Rubbish to Riches: The Little Haiti Community Garden

This slideshow requires JavaScript.

Our neighborhood is getting richer. In the glitzy stores and along 40th street, and eighteen blocks north of them on second avenue where arugula gleams brighter than the emeralds at Cartier and papaya trees stand taller than the Louis Vuitton RETNA mural. In what once was an abandoned lot, Gary Feinberg and Tamara Hendershot have created a flourishing model of urban renewal.

This is the Little Haiti Community Garden‘s third growing season, and the multi-purposed garden with student and volunteer educational opportunities, is producing okra, collards, melons, Asian and black eggplant, Malabar spinach, arugula, and green and purple basil almost year round, as well as seasonal fruits and vegetables. Local restaurants including MGFD, Harry’s Pizzeria, Yardbird, Copper Box and Essensia all take advantage of the hand-harvested leafy greens. And the quality goes beyond the organic seeds -the soil is made from the property’s own compost and castings. Care is provided by farm manager Prevner Julien.

Prevner is from Haiti.  Through help from Project Medishare and The Miami Dolphins Foundation, he came to Miami in 2011 after the earthquake changed everything about his Port au Prince home. He had a lifetime of expertise, but hadn’t ever ran a garden the size of their 1/3 acre lot. “Inside every Haitian is a farmer,” he told Greg, and the proof is in the planting. He doesn’t use conventional rows to plant his seeds, but a haphazard strategy that he says keeps bugs and viruses at bay. It is evidiently working, along with all the TLC.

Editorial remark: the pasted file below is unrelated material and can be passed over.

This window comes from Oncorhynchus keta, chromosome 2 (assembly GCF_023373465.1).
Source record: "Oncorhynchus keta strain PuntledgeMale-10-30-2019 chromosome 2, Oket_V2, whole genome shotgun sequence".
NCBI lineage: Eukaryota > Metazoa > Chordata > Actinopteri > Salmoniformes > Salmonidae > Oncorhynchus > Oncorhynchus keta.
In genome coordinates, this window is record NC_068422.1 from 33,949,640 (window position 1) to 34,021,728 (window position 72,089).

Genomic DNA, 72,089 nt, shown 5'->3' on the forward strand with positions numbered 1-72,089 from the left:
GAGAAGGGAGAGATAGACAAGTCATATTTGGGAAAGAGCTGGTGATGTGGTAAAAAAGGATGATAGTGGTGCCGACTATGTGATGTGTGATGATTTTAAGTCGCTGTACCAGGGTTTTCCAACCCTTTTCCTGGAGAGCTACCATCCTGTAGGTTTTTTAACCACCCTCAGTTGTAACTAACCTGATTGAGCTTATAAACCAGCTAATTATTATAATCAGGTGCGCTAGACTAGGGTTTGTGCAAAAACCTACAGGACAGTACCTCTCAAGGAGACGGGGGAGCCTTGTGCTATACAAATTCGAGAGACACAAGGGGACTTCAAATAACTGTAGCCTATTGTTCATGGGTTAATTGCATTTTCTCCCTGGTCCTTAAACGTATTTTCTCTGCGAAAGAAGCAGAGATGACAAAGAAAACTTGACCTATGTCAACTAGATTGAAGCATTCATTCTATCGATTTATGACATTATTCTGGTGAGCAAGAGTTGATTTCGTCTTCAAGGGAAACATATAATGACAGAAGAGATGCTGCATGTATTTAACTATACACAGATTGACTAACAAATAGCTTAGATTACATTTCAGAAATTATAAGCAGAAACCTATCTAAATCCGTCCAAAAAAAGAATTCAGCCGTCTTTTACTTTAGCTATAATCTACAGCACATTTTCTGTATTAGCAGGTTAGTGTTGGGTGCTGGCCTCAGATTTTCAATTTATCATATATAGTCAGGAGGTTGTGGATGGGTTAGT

The produce can be found for sale at the Upper East Side market on Saturday mornings (6599 Biscayne Blvd.) as well as at the Miami Beach Botanical Garden on Wednesday afternoons. They also have a ‘You Pick’ policy at the farm, and plots available if you’d like to start your own garden.  All proceeds go back into the farm, back into the community.

The color of the soil, the taste of the mustard greens (should be called wasabi greens they are so sharp and delicious), the smiles of neighbors working in their garden plots; I felt richer just for having visited. Mother Theresa said, “I alone cannot change the world, but I can cast a stone across the waters to create many ripples.” I’d like to thank Gary and Tamara for their work, which ripples through our community. It is nice to see real riches taking root.

I’d also like to thank Harry’s kitchen manager Steve Martin for making the time for a neighborhood field trip, and to digital designer Ilysa Corns and her little mister Walker for making it so much fun.

Leave a Reply

Fill in your details below or click an icon to log in:

WordPress.com Logo

You are commenting using your WordPress.com account. Log Out / Change )

Twitter picture

You are commenting using your Twitter account. Log Out / Change )

Facebook photo

You are commenting using your Facebook account. Log Out / Change )

Google+ photo

You are commenting using your Google+ account. Log Out / Change )

Connecting to %s